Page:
Courtney Howard is a LAFCA, OFCS and AWFJ member, as well as a Rotten Tomatometer-approved film critic. Her work has been published on Variety, She Knows and Awards Circuit.
Courtney Howard // Film Critic
The first Christmas without my mother was a memorable one. Not because it was funny – quite the opposite. It involved lots of cleaning products, expired meats, top ramen and a forgetful father who couldn’t get his act together for the sake of his kids. It would be a dark independent picture compared to the warmhearted comedy of writer-director David E. Talbert’s ALMOST CHRISTMAS. While the family at the center of this movie isn’t exactly Sears portrait perfect, they are a loving one – and a family you want to spend time with.
The Meyers family seems to put the fun in dysfunctional. Recent widower George (Danny Glover) is having some trepidations about gathering his family at their Birmingham manse for Christmas as this is the first major holiday without the matriarch around to bring them all together. George’s sassy sis-in-law May (Mo’Nique) means well, but her cookin’ and consistent boozin’ habits are less than desirable. George’s kids are each going through their own tribulations in addition to Mom being gone; eldest daughter/ type-A personality Cheryl (Kimberly Elise) is participating in a charade with her louse of a husband (J.B. Smoove). Divorced-single mom Rachel (Gabrielle Union) is prideful, broke and constantly lobbing passive-aggressive swipes at older sister Cheryl. Christian (Romany Malco) is running for Congress, worrying about his appearance, getting caught up in all the politicking. And youngest sibling/ star college footballer Evan (Jessie T. Usher) is abusing pain pills. All George wants is a peaceful holiday full of yuletide cheer – but that’s not exactly what he gets.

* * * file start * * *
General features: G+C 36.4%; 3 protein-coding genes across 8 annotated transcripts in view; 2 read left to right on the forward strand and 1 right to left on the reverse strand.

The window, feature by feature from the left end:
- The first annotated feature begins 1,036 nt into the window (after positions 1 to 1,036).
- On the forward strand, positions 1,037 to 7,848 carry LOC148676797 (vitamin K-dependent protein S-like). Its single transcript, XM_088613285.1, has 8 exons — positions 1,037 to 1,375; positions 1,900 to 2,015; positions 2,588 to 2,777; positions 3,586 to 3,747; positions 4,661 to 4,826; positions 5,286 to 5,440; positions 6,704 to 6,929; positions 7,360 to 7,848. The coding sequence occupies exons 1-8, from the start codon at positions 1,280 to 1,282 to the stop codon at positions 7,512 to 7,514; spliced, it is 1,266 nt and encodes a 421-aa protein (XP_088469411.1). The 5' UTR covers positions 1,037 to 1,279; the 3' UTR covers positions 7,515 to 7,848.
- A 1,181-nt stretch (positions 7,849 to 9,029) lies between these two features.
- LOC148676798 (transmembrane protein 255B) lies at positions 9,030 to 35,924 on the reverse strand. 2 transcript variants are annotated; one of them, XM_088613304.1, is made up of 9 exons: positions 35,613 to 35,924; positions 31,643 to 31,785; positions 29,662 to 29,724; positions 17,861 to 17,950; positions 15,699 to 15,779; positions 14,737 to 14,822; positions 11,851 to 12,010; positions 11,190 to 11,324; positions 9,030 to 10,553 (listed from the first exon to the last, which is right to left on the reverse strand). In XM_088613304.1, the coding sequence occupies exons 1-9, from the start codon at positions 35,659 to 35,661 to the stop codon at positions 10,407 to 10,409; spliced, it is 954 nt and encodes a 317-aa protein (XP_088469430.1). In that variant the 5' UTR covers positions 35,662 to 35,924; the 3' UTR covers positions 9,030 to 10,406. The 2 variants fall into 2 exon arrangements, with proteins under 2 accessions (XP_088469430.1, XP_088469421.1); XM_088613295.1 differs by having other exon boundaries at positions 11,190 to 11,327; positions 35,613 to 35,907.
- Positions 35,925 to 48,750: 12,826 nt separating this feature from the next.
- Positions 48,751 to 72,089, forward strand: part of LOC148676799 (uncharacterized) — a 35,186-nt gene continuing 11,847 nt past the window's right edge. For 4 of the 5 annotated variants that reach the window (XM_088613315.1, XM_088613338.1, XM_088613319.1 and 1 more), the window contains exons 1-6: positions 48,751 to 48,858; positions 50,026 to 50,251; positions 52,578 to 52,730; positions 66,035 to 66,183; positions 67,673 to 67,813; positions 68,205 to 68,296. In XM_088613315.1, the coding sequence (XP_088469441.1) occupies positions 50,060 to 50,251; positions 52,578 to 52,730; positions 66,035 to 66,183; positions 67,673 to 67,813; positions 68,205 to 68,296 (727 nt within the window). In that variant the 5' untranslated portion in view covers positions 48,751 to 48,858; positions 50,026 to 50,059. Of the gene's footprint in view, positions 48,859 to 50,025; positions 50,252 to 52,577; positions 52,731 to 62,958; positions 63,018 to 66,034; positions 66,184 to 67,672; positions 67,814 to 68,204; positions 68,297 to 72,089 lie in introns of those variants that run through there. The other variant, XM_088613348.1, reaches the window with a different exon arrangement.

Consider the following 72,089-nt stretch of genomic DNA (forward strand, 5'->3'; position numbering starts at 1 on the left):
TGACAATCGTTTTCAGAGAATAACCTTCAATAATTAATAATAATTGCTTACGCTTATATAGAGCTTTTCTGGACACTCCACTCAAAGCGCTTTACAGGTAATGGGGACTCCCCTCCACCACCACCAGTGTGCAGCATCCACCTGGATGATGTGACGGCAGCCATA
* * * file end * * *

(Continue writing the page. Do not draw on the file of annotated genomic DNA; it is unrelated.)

Talbert’s script successfully balances the screen time of each character – a true feat given the extended ensemble. He also achieves a brilliant balance between heartfelt sentiments and humor even within the same scene. Tone plays a big part in a piece like this and it’s refreshing that it doesn’t vary too wildly on either side of the spectrum. Warmth permeates the screen. Talbert keeps it pretty consistent, and it feels like a pleasure to see the comedic shenanigans build. In terms of the hilarity, the climax at the Christmas dinner table is this film’s big set piece and it doesn’t disappoint. The cast, who is as adept at playing the highly comedic notes as the dramatic ones, really knocks it out the park, playing it to the hilt in their trademarked ways. As Mo’Nique further enraptures the audience with her ability to combine PG-13 swear-words in a don’t-give-a-damn fashion, Glover gets to say his trademarked zinger because of course he does – it’s that kind of movie. Even Elise gets time shine as she effortlessly seduces the funny out of this sequence. Plus, it’s a true pleasure that no one tries to steal the spotlight with any showboating or peacocking.
But perhaps the best parts of the film are the ones where Talbert trusts his talented cast to deliver the subtle nuances of the silences, blessedly valuing showing not telling. Those moments only serve to highlight their skills as performers and the writer-director as a filmmaker. It all works to stoke the warmth from the audience’s hearts: From the opening scene where Glover lays his heavy heart at the feet of the audience, to when Mom’s recipe box is inevitably found (something that hit home with me as my family still can’t find my deceased mom’s recipes), to the very last scene with Glover and Mo’Nique at the dining room table.
Despite my personal desire to see the pre-holiday comedic shenanigans dialed up just a smidge more, what’s there is a well-crafted holiday picture, universal in appeal and scope that lights up laughter and maybe earns a few tears.
ALMOST CHRISTMAS opens on November 11.